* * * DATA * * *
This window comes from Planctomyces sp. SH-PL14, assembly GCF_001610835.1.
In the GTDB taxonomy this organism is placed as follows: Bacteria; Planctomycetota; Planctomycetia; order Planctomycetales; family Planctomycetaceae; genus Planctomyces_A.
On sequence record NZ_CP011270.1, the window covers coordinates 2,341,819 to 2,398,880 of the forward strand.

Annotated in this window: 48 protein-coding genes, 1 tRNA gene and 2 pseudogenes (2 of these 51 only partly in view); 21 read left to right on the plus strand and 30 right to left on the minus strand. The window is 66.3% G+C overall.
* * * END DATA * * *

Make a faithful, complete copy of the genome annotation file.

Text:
This window comes from Planctomyces sp. SH-PL14, assembly GCF_001610835.1.
In the GTDB taxonomy this organism is placed as follows: Bacteria; Planctomycetota; Planctomycetia; order Planctomycetales; family Planctomycetaceae; genus Planctomyces_A.
On sequence record NZ_CP011270.1, the window covers coordinates 2,341,819 to 2,398,880 of the forward strand.

Annotated in this window: 48 protein-coding genes, 1 tRNA gene and 2 pseudogenes (2 of these 51 only partly in view); 21 read left to right on the plus strand and 30 right to left on the minus strand. The window is 66.3% G+C overall.